Weekly Devotion

from Redeemer Pastor Mark H. Larson
As I write this week’s devotions, the ballot counting from what looks to be one of the closest Presidential elections in our nation’s history continues. I think it is obvious that no matter who the eventual victor is, we are a nation that continues to be deeply divided over political ideology. Yet, we can share our thanksgiving to God for living in a nation in which each of us can cast a vote without fear or intimidation.
In such a time, our world needs the Church more than ever. While each political party will continue to make its arguments, and we hope that lively debate brings more in-depth insight, we stand together with the same mission we have always had:
Therefore, we regard no one from a human point of view; even though we once knew Christ from a human point of view, we know him no longer in that way. So if anyone is in Christ, there is a new creation: everything old has passed away; see, everything has become new! All this is from God, who reconciled us to himself through Christ, and has given us the ministry of reconciliation; that is, in Christ, God was reconciling the world to himself, not counting their trespasses against them, and entrusting the message of reconciliation to us. So we are ambassadors for Christ since God is making his appeal through us; we entreat you on behalf of Christ, be reconciled to God. 2 Corinthians 5.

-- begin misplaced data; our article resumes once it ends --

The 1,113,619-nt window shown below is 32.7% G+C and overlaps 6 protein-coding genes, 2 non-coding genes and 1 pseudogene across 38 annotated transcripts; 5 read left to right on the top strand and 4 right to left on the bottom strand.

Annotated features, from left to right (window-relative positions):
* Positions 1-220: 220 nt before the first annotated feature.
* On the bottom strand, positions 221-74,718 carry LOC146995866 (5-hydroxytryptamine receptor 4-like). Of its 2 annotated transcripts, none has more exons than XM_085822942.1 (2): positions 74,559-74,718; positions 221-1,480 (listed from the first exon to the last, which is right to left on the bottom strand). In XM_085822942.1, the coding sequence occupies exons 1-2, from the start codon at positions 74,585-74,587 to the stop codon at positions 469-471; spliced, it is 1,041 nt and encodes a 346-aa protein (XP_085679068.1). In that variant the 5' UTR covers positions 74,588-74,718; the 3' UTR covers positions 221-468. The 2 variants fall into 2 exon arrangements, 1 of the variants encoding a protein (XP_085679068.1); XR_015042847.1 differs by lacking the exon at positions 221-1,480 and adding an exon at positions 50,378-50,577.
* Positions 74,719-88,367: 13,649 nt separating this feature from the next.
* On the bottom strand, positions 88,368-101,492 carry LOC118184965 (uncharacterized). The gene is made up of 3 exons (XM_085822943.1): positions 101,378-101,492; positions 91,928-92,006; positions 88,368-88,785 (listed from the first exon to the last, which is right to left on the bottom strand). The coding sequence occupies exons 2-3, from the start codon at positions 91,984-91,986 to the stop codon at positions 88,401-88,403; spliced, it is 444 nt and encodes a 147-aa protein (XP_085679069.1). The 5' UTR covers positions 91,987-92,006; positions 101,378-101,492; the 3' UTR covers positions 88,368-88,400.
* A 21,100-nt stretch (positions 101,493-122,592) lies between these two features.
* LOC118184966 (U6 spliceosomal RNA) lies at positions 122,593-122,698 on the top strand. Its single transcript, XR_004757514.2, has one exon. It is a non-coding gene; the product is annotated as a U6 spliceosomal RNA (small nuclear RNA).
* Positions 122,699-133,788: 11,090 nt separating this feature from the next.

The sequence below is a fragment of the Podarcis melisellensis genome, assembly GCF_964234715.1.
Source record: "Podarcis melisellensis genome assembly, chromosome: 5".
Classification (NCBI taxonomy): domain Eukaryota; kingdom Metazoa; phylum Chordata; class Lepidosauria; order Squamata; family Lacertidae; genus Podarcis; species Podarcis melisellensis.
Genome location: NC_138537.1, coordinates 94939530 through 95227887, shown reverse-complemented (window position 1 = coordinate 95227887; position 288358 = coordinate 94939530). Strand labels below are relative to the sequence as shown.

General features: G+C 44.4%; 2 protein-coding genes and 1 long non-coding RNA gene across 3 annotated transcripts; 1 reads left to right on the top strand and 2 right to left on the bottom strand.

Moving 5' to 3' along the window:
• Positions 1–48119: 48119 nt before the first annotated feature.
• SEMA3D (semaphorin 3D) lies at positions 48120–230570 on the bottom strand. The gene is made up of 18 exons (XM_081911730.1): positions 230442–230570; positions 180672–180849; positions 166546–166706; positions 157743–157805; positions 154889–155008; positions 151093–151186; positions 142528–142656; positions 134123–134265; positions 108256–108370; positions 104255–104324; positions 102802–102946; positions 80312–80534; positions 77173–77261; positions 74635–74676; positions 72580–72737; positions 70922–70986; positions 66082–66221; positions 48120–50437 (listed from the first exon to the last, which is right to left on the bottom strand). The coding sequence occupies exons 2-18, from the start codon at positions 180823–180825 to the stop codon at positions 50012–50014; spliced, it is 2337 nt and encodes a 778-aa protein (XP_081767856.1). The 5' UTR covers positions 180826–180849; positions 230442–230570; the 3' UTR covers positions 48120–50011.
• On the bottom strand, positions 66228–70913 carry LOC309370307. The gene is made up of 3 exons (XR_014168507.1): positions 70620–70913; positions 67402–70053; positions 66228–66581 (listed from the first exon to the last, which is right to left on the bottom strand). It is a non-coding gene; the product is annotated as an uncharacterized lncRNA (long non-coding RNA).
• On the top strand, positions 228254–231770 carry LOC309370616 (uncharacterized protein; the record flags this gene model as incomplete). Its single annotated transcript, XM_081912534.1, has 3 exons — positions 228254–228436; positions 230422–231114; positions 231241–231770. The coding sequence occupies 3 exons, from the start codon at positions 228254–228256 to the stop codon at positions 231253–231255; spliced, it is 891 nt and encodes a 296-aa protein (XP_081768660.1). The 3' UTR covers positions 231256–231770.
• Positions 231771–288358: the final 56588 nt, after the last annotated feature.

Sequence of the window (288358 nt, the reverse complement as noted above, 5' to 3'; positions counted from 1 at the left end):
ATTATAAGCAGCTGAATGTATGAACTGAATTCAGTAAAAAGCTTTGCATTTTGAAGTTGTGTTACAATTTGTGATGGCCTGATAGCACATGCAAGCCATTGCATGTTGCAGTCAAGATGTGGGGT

No matter who you voted for, I hope that the following prayer, which has been part of my personal devotions this week, will be of comfort and guidance to you:
Lord, make us instruments of your peace. Where there is hatred, let us sow love; where there is injury, pardon; where there is discord, union; where there is doubt, faith; where there is despair, hope; where there is darkness, light; where there is sadness, joy. Grant that we may not so much seek to be consoled as to console; to be understood as to understand; to be loved as to love. For it is in giving that we receive; it is in pardoning that we are pardoned, and it is in dying that we are born to eternal life.
A prayer attributed to Francis of Assisi
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